In our introduction to the Social Justice and Gaming blog carnival, Heather Lang and I noted that gaming can be a fabulous tool for drawing attention to the social construction of identity. The contributors to this carnival all use gaming as a tool to explore that social construction in unique and fascinating ways, from LARP as a way to build empathy to engaging students in game design themselves as a way to explore gender identity. Below you’ll find a roundup of the posts in the series. Consider these posts the beginning of a conversation that will continue past the end of the blog carnival, and feel free to engage with these ideas via the comments, Twitter (@SweetlandDRC), or Facebook.
Jason Custer kicks off the blog carnival with the first post in the series, “Walking Black: Examining Telltale’s The Walking Dead as a Racialized Pedagogical Zone.” In his blog, Custer explores the ways The Walking Dead video game “allows players to participate in the construction of black masculinity instead of simply consuming it,” in stark contrast to many other popular video games that allow players to play a black character. Custer plays through the game and reflects on his reaction as a player as he was forced, through game play, to experience and acknowledge racism.
In “Playwriting for the Classroom: Actively Constructing Identity with The Sims 3,“ Jonathan Lee uses The Sims character creator in the classroom as a way to encourage students to consider how identity is constructed. He argues that “video games can be creatively used as lens to deploy social critiques and re-imagine pedagogical strategies.” Custer’s post includes a detailed description of the exercise as he deployed it in his classroom as well as student responses.
Taking a turn toward face-to-face gaming, Maury Brown and Ben Morrow explore the pedagogical implications of Live Action Role Play (LARP) in their collaborative post, “Building Empathy and Empowering Others Through Live-Action Role Play.” Because LARP “invites participants to take on another persona and experience the game from the perspective of someone other than one’s self, it offers a unique opportunity to empathize with others and consider issues of social justice.” Brown and Morrow emphasize the importance of designing games that allow choice and empathy to flourish and to be wary of those games which have only meaningful interactions that encourage violence and dominance.
Matthew Vetter and Sarah Einstein asked their students to develop a game using Twine as part of an assignment for a gender studies course. They discuss the assignment and the student response in “Women Writing in Digital Spaces: Engaging #Gamergate and Twine in the Gender Studies-Composition Course.” The authors note that the game was an “excellent way for us to engage gender politics, identity, and narrative in the writing classroom, especially as part of a larger curricular unit that examined the politics of #Gamergate, videogames, and women writing in digital spaces.”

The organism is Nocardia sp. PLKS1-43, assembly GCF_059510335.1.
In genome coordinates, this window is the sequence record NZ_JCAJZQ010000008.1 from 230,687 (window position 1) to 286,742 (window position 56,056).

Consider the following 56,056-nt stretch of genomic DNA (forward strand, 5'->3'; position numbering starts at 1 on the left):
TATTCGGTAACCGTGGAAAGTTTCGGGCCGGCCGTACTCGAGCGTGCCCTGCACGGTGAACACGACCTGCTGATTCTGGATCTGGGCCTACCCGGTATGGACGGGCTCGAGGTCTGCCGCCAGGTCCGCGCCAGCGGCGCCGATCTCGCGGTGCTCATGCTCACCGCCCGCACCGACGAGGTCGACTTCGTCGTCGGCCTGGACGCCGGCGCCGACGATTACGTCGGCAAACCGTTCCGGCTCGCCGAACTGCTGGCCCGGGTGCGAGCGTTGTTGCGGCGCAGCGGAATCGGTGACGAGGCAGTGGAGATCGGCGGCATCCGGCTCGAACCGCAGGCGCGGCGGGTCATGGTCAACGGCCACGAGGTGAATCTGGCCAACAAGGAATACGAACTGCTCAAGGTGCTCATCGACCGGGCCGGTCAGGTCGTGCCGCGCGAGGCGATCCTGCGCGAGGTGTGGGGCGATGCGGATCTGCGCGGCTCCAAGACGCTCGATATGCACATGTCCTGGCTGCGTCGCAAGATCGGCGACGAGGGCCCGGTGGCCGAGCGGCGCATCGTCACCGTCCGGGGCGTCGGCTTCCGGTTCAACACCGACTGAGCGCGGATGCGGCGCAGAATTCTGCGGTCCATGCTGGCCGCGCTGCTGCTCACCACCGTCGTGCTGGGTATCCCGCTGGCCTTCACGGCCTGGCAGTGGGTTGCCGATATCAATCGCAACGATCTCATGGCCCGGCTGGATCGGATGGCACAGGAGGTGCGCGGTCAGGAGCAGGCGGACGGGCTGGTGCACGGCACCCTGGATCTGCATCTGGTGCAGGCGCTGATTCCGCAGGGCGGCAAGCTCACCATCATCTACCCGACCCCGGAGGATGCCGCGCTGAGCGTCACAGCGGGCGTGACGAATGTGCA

Ohio State PhD students Andrew Smart and James Harris, in response to “a growing interest in talking about digital and interactive storytelling alongside a fascination with technology and digital culture” discuss their coordination of a gaming a discussion series in “Rhetoric, Politics, and Gaming: Building Collaborative Spaces for Game Studies.” Like a book club, but for video games, the series invites students and faculty to play games together and then engage in discussion.
In the final post in our series, “Backless Dresses and Walking Shirtless Scenes: Gender Politics in Castlevania”, Thomas Bullington explores gender in the video game series and argues for how “the Castlevania series can present teachers with a compelling case study to demonstrate the systemic nature of GamerGate in the classroom.” Bullington sees the game series as a way to demonstrate some of “the anxieties GamerGate claims to react against,” and he encourages teachers to use the series to help students understand how games are both reactions to politics and embodiments of them.
In addition to these traditional blog contributions, we invited folks to talk about the work that they’re doing with gaming and social justice in the classroom in both a Google Hangout on Air and a #DRCchat via Twitter. Be sure to check out highlights for both. We see these blog carnival posts as an invitation to join a conversation already taking place surrounding the implications of gaming both in the classroom and as a way to interact with and make sense of the non-digital world. We’d love to hear from you – how do you use gaming in your classroom? How does gaming come into your scholarly work? Are you not yet using gaming but curious to know more? Drop us a line in the comments.